Sugar Sugar Rune, vol. 5

717176.jpgIt’s odd to think about how I dropped off following Sugar Sugar Rune with this volume while it was still in print, because the story takes a sharp turn that reinvigorates an already solid series into something new.

The last volume ended with Chocolat and her gang joining Vanilla on a beach getaway. A mysterious force pulls Chocolat underwater. This volume opens with Vanilla getting knocked out by some ogre cohorts, bringing with them a shocking twist: Chocolat may disappear forever if she can’t resurface before Vanilla slumbers. When Chocolat doesn’t appear, the beach setting disappears from view, as do the collective memories of Chocolat and Vanilla’s friends. Continue reading

Kare Kano, vol. 21

287364.jpgLast volume! Let’s see what’s in store here.

The opening chapter is pure fluff, introducing another character for seemingly no reason. Other than that, Yukino lets Hideaki know she’s pregnant.

In the next chapter, Yukino and Soichiro announce their post-grad plans to the school faculty and members of their family. The school is shocked, but somewhat supportive. Soji’s aunt initially tries to give Yukino a hard time for her plans, but later relents, much to the family’s surprise. Continue reading

Sugar Sugar Rune, vol. 4

51KW8C06TKL.jpg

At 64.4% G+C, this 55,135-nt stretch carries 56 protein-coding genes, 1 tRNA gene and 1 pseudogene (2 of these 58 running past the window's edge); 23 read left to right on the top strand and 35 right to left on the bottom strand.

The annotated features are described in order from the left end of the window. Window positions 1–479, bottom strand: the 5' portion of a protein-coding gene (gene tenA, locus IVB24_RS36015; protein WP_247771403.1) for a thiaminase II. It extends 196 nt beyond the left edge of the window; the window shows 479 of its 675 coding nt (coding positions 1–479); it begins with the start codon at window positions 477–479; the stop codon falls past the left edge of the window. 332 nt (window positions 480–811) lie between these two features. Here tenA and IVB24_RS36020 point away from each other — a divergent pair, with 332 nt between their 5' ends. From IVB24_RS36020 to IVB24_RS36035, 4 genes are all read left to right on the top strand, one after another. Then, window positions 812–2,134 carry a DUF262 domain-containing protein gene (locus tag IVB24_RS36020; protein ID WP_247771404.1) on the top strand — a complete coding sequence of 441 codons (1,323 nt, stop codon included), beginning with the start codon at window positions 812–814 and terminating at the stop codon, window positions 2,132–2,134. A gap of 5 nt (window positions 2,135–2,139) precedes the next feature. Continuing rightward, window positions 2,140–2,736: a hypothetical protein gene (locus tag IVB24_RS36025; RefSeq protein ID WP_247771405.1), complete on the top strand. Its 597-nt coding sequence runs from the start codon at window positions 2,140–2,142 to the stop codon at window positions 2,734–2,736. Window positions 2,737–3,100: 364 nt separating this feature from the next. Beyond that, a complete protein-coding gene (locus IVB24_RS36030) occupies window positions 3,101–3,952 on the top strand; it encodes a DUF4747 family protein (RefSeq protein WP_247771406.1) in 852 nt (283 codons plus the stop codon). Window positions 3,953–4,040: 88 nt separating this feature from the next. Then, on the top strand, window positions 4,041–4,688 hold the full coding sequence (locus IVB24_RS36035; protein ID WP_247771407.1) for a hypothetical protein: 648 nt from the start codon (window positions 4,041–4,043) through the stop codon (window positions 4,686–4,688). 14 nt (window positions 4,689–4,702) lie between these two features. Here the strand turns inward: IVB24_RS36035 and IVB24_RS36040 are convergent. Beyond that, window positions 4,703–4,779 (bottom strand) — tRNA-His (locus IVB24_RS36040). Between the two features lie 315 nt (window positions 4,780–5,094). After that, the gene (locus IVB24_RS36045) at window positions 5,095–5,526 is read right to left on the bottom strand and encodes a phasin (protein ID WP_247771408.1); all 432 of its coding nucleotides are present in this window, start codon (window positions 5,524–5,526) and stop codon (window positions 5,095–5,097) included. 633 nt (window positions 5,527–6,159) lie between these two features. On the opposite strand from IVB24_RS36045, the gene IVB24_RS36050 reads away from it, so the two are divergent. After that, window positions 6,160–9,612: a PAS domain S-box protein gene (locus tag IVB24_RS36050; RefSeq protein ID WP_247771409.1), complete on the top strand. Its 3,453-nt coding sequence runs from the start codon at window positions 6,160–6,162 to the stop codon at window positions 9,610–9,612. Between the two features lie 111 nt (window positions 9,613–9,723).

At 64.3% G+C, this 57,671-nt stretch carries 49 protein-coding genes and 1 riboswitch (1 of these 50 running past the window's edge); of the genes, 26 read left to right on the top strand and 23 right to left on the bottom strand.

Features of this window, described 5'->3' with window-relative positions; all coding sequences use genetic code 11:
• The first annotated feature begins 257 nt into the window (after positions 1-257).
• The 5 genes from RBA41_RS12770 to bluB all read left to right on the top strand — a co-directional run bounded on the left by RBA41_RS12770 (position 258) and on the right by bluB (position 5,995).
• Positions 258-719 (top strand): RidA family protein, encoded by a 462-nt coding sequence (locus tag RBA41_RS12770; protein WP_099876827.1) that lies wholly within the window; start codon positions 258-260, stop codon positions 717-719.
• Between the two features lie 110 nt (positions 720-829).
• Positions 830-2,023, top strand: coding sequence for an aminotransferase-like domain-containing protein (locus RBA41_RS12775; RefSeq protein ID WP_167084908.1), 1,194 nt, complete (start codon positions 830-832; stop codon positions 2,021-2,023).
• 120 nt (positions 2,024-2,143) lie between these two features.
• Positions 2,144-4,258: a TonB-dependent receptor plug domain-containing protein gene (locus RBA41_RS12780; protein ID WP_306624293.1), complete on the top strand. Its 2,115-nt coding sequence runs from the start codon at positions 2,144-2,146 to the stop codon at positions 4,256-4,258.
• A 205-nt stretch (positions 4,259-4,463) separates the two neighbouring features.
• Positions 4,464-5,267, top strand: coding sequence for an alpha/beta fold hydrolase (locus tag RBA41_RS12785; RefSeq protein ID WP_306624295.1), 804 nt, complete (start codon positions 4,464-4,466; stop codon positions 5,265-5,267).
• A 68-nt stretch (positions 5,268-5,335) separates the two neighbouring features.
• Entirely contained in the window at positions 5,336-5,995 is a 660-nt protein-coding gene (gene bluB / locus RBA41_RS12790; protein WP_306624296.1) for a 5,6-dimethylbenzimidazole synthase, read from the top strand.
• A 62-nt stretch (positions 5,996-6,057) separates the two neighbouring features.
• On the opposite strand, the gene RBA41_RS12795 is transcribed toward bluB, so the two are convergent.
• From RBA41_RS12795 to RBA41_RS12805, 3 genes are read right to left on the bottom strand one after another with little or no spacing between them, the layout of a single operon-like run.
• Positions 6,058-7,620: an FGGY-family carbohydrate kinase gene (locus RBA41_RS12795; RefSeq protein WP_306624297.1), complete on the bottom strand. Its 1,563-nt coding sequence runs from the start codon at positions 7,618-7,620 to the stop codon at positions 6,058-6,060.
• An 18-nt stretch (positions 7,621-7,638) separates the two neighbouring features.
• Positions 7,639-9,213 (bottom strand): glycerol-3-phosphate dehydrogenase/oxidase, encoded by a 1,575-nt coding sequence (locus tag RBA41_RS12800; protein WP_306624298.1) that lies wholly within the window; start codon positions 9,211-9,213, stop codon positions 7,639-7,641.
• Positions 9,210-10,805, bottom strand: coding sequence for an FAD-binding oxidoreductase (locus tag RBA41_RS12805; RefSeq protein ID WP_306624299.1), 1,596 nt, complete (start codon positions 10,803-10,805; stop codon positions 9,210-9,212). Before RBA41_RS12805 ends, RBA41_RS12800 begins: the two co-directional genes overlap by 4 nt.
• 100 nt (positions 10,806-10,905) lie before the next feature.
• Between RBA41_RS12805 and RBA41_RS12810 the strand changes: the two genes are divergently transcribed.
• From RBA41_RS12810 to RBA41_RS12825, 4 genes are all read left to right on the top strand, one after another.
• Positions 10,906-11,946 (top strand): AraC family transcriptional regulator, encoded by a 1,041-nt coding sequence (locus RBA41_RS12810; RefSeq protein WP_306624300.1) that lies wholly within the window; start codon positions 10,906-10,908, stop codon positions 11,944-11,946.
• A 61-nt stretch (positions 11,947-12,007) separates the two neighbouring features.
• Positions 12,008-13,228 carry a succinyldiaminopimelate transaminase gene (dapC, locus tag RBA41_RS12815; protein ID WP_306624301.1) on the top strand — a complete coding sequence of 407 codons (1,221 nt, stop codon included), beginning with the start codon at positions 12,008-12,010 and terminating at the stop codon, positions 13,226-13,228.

More Sugar Sugar Rune is always fun! True to its name, it can be saccharine, with some hints of spice here and there.

This volume opens during Walpurgis Night, the night of a grand ball for the magical world. Chocolat and her bodyguards are in attendance, and we later find that Pierre, Vanilla, and the ogres are, as well. Pierre announces his intent to reclaim the magical world, but a mysterious figure casts a spell to neutralize the collective hostility on display. Chocolat is convinced she’s met this woman before, but alas, we don’t get to see much else from here. Continue reading

Kare Kano, vol. 20

287365.jpgAfter the last volume’s climactic ending, this one… goes in a million different directions.

The showdown from volume 19 ends with Soichiro talking Reiji down. Reiji wants to kill Ryoko for inflicting suffering on him and his family. Soichiro tells him it isn’t worth it, and that he can live through whatever troubles Ryoko dishes his way. Continue reading

Kare Kano, vol. 19

287367.jpgThree volumes to go, and it seems like Kare Kano isn’t even close to winding down.

The window into Reiji’s past remains open in this volume, and we spend the bulk of our time with Reiji as he goes off the deep end. Relatively speaking, at least.

Following the misunderstanding that Reiji and Soji had in the last volume, Reiji has started keeping to himself. Beginning in these chapters, Reiji starts to fall in with a bad crowd. In the first chapter, he seems to fall in with a crowd of bikers (?), and later on, Ryoko adds him to her clique, announcing to her friends that she’s taking him as her boyfriend… while still in another relationship. Yikes. Continue reading

Kare Kano, vol. 18

287371.jpgThis volume is basically a deep dive into the life and times of Reiji.